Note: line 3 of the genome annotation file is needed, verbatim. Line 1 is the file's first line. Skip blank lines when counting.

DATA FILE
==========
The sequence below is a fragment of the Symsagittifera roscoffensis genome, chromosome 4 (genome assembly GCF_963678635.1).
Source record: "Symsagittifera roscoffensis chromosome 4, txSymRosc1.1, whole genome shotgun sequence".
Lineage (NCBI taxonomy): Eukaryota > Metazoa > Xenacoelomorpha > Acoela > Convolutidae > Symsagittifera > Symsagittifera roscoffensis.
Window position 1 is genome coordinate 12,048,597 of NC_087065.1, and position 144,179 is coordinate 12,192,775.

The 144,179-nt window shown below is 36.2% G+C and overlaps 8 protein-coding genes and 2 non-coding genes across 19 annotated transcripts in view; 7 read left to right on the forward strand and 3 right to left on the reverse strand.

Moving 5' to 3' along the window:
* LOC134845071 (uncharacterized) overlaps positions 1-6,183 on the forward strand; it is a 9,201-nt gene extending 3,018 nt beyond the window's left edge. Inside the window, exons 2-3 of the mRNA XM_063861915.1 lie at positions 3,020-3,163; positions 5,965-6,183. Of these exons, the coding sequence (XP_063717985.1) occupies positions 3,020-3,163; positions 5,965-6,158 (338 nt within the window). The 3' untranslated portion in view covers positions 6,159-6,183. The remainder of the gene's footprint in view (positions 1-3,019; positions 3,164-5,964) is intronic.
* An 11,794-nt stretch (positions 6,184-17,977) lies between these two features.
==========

Lineage (NCBI taxonomy): Eukaryota > Metazoa > Xenacoelomorpha > Acoela > Convolutidae > Symsagittifera > Symsagittifera roscoffensis.